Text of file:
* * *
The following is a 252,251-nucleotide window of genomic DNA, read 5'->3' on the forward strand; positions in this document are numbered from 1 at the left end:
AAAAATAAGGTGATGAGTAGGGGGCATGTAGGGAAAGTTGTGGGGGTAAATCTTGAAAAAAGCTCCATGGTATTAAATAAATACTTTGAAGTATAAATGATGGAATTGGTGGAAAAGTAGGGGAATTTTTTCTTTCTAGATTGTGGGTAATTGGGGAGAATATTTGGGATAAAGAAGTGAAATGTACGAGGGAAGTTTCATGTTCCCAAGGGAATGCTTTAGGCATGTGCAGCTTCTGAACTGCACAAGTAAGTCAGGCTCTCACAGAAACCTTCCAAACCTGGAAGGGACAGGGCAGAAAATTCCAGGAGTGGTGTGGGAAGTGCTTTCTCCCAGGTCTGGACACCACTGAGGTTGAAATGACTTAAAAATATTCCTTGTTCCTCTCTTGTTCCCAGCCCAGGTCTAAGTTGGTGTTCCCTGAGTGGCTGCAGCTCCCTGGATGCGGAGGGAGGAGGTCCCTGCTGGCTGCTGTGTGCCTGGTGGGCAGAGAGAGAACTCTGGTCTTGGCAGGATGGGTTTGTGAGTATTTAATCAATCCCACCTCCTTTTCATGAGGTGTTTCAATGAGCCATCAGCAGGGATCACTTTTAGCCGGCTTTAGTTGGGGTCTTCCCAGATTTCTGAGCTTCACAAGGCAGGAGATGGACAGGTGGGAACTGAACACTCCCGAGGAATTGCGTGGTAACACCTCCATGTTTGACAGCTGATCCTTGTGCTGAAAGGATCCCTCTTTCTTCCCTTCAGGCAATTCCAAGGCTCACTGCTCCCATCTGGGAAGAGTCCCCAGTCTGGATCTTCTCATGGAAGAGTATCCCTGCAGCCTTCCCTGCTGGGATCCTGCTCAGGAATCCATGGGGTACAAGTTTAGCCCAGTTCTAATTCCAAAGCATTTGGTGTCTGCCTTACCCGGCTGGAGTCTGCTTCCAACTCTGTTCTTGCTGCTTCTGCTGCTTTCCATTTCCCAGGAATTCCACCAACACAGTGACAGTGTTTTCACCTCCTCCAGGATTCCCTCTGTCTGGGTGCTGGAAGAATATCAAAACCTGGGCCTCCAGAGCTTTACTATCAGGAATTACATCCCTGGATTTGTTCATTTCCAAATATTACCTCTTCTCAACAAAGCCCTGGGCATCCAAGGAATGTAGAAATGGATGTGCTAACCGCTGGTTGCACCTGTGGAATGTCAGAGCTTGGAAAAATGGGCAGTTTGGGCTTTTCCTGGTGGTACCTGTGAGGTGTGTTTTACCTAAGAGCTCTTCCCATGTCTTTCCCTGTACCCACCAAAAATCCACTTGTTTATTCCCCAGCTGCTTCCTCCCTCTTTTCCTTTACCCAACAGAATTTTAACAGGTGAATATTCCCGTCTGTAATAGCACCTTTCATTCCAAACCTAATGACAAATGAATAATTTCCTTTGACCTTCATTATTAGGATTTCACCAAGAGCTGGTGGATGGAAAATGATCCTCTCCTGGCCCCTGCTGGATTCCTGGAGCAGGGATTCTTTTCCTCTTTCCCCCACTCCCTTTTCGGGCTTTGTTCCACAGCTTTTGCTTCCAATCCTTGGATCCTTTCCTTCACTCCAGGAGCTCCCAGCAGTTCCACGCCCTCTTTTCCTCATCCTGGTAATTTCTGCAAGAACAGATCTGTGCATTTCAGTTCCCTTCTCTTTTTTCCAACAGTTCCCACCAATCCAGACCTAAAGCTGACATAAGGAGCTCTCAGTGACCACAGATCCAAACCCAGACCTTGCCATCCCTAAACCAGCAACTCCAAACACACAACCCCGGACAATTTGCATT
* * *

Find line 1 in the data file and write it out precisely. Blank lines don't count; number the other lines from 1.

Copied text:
The following is a 252,251-nucleotide window of genomic DNA, read 5'->3' on the forward strand; positions in this document are numbered from 1 at the left end: